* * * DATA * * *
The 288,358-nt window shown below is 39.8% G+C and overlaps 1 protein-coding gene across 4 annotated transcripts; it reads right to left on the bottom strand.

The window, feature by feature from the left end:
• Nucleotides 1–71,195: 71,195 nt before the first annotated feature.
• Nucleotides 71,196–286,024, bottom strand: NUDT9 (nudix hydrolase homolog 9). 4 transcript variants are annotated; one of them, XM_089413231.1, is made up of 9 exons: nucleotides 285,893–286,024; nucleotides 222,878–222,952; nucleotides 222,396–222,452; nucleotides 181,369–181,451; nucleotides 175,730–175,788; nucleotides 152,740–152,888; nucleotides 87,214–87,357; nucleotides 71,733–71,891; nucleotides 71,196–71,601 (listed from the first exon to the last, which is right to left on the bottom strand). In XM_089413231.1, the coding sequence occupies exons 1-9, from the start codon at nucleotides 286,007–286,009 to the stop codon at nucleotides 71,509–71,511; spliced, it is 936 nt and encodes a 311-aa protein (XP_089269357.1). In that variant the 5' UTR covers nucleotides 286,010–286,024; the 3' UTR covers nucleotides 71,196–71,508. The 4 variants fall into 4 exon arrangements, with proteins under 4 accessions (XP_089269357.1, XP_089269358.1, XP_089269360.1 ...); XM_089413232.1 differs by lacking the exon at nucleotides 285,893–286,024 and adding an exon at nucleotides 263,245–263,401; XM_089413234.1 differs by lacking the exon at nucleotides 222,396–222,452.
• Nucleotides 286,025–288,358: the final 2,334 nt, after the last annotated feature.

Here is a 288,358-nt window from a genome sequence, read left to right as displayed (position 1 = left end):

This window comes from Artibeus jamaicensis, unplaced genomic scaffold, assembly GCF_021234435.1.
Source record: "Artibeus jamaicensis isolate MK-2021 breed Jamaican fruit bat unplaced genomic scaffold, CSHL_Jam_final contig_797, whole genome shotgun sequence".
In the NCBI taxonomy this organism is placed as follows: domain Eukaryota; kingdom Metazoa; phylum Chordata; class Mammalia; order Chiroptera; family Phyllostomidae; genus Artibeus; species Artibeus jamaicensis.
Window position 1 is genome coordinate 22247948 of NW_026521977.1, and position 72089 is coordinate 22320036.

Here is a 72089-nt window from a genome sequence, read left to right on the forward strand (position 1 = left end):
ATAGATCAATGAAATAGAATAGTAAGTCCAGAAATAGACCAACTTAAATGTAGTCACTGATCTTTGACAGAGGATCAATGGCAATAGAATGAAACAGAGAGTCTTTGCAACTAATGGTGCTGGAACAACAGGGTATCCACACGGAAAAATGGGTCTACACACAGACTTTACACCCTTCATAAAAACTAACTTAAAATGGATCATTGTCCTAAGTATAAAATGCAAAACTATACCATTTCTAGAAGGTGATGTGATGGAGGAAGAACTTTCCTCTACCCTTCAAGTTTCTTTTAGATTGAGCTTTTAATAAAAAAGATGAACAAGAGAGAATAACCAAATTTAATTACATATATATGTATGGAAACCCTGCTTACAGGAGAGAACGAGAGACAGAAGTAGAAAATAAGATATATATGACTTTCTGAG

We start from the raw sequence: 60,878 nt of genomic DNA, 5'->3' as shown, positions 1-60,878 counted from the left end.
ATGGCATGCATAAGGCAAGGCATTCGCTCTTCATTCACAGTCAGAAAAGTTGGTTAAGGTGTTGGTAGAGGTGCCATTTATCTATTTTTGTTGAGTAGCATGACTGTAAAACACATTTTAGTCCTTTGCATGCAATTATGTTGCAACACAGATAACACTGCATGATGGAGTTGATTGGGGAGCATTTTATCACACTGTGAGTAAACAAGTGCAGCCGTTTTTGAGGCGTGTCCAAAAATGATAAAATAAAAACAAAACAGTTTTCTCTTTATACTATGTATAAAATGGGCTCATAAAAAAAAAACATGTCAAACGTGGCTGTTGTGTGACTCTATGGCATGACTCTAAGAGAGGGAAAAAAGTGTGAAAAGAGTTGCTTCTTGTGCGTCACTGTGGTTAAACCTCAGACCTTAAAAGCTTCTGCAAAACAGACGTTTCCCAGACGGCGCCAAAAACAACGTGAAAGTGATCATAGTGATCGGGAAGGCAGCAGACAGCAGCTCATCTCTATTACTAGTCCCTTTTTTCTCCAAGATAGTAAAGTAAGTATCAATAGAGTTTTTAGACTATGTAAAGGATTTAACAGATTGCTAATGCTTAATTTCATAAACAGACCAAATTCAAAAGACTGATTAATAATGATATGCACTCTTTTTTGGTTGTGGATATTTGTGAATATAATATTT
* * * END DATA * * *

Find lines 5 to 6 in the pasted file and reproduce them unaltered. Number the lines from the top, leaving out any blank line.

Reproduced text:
• Nucleotides 286,025–288,358: the final 2,334 nt, after the last annotated feature.

Here is a 288,358-nt window from a genome sequence, read left to right as displayed (position 1 = left end):